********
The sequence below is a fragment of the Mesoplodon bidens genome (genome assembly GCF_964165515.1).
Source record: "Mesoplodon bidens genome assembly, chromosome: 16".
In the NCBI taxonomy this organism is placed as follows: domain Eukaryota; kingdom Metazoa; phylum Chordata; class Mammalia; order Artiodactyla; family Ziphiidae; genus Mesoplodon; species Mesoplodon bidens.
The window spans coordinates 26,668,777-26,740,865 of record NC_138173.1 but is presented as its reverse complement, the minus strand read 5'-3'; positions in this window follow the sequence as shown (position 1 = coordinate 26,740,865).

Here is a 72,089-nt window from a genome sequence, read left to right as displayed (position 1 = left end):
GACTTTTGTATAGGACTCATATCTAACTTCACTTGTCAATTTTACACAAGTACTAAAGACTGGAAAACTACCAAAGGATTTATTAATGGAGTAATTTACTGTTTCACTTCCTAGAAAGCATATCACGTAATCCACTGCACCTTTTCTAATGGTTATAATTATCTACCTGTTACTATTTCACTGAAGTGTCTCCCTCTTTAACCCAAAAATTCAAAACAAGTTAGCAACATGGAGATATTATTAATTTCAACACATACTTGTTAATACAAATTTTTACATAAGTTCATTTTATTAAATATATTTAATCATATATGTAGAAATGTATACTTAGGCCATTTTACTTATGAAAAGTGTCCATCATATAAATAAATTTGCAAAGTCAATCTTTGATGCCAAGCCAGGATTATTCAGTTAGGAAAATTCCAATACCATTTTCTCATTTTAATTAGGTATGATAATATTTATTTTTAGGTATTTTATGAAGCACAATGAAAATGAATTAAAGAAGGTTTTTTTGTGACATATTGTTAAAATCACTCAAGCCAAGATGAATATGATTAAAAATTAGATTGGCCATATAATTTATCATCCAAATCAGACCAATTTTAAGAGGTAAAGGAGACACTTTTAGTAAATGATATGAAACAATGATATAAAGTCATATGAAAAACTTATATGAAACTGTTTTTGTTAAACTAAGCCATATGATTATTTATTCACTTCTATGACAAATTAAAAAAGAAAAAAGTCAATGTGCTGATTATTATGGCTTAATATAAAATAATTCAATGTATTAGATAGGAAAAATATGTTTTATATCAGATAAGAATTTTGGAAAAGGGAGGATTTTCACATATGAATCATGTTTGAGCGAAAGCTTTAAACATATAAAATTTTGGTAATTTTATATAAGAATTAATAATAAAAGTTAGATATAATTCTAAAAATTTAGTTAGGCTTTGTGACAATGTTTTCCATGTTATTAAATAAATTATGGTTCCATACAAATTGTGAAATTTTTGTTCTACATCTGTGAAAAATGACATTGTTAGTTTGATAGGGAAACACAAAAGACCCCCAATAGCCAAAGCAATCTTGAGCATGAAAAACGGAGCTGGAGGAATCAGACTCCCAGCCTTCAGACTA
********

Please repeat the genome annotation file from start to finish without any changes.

The sequence below is a fragment of the Mesoplodon bidens genome (genome assembly GCF_964165515.1).
Source record: "Mesoplodon bidens genome assembly, chromosome: 16".
In the NCBI taxonomy this organism is placed as follows: domain Eukaryota; kingdom Metazoa; phylum Chordata; class Mammalia; order Artiodactyla; family Ziphiidae; genus Mesoplodon; species Mesoplodon bidens.
The window spans coordinates 26,668,777-26,740,865 of record NC_138173.1 but is presented as its reverse complement, the minus strand read 5'-3'; positions in this window follow the sequence as shown (position 1 = coordinate 26,740,865).

Here is a 72,089-nt window from a genome sequence, read left to right as displayed (position 1 = left end):
GACTTTTGTATAGGACTCATATCTAACTTCACTTGTCAATTTTACACAAGTACTAAAGACTGGAAAACTACCAAAGGATTTATTAATGGAGTAATTTACTGTTTCACTTCCTAGAAAGCATATCACGTAATCCACTGCACCTTTTCTAATGGTTATAATTATCTACCTGTTACTATTTCACTGAAGTGTCTCCCTCTTTAACCCAAAAATTCAAAACAAGTTAGCAACATGGAGATATTATTAATTTCAACACATACTTGTTAATACAAATTTTTACATAAGTTCATTTTATTAAATATATTTAATCATATATGTAGAAATGTATACTTAGGCCATTTTACTTATGAAAAGTGTCCATCATATAAATAAATTTGCAAAGTCAATCTTTGATGCCAAGCCAGGATTATTCAGTTAGGAAAATTCCAATACCATTTTCTCATTTTAATTAGGTATGATAATATTTATTTTTAGGTATTTTATGAAGCACAATGAAAATGAATTAAAGAAGGTTTTTTTGTGACATATTGTTAAAATCACTCAAGCCAAGATGAATATGATTAAAAATTAGATTGGCCATATAATTTATCATCCAAATCAGACCAATTTTAAGAGGTAAAGGAGACACTTTTAGTAAATGATATGAAACAATGATATAAAGTCATATGAAAAACTTATATGAAACTGTTTTTGTTAAACTAAGCCATATGATTATTTATTCACTTCTATGACAAATTAAAAAAGAAAAAAGTCAATGTGCTGATTATTATGGCTTAATATAAAATAATTCAATGTATTAGATAGGAAAAATATGTTTTATATCAGATAAGAATTTTGGAAAAGGGAGGATTTTCACATATGAATCATGTTTGAGCGAAAGCTTTAAACATATAAAATTTTGGTAATTTTATATAAGAATTAATAATAAAAGTTAGATATAATTCTAAAAATTTAGTTAGGCTTTGTGACAATGTTTTCCATGTTATTAAATAAATTATGGTTCCATACAAATTGTGAAATTTTTGTTCTACATCTGTGAAAAATGACATTGTTAGTTTGATAGGGAAACACAAAAGACCCCCAATAGCCAAAGCAATCTTGAGCATGAAAAACGGAGCTGGAGGAATCAGACTCCCAGCCTTCAGACTA